Only a study evaluated the possible correlation between breastfeeding and risk of colorectal carcinoma.28 Lifetime duration of lactation for 19 months or more was not associated with colorectal carcinoma when compared to never lactation.28
In addition to hormonal changes, the reduced risk of colorectal carcinoma in Egyptian women might also be correlated with environmental exposures. We have reported that Egyptian women who breastfed for 23.5 months or longer per live birth in average had lower levels of serum dichlorodiphenyldichloroethylene (DDE, P=0.04).10 This finding suggests that breastfeeding might protect women from the accumulation of environmental carcinogens by excreting these components to infants within the breast milk.10 In contrast to Egyptian women, women in Costa Rica have common use of contraceptives, low fertility rate, and short-term breastfeeding.29 Interestingly, significantly increased risks of rectal cancer (RR=1.9, 95% CI=1.1-3.3) and female hormone-related cancers (RR between 1.3 and 1.8) were associated with high pesticide exposure levels in Costa Rica women from rural counties.16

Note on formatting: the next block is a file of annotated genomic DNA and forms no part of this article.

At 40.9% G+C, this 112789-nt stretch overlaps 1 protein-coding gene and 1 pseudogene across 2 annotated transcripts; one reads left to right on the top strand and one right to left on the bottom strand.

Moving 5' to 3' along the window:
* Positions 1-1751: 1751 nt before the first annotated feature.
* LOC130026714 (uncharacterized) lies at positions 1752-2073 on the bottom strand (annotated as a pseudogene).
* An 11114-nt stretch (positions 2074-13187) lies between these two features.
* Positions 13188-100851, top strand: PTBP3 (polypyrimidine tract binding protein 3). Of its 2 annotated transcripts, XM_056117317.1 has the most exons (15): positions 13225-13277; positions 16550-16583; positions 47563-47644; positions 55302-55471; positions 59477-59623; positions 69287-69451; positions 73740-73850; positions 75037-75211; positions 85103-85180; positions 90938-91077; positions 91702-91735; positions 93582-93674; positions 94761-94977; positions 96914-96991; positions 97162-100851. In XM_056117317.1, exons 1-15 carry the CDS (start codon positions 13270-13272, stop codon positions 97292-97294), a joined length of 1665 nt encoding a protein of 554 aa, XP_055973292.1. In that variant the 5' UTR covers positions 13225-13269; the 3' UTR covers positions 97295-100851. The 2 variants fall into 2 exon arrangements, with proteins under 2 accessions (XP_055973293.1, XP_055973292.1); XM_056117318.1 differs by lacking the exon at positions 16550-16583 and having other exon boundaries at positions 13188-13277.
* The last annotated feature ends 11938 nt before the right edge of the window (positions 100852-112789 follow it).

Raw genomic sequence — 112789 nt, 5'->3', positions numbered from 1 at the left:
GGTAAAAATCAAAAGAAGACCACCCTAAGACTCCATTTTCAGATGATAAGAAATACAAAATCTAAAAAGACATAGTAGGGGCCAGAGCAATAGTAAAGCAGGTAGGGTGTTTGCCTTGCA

The connection between tobacco consumption and colorectal carcinoma remains inconclusive. We observed a null association between active smoking and overall colorectal carcinoma risk when compared with nonsmoking, and the association was in opposite direction by gender. Some factors may help explain these findings. First, there might be a 40-year induction period of cigarette smoking in colorectal carcinoma development.30-31 Ji et al. (2002) found no association between cigarette smoking and colorectal carcinoma in China, with relatively shorter duration (mean 32 years) and intensity (16 cigarettes per day) for cigarette smoking in their study population.32 However, a later study in Hong Kong observed an increased risk of rectal cancer in current regular smokers (OR=1.4, 95% CI=1.0-2.1), whose average duration of cigarette smoking was 40 years.33 Egyptian smokers in our study reported a mean 25 years of cigarette smoking (SD=15.1 years, range 0.5-66.0 years, median=23.0 years) and smoked 0.9 pack of cigarettes per day on average (SD=0.6 pack, range 0.1-3.0 packs, median=1.0 pack), which were lower than observations in studies showing significant association.31,33 Little is known for smoking water pipes in relation to colorectal carcinoma risk, although water pipe smoking dominates non-cigarette tobacco consumption in Egypt and is emerging in western countries.11,34 Our data suggest that cigarette and non-cigarette smoking have similar impacts on colorectal carcinoma in Egypt.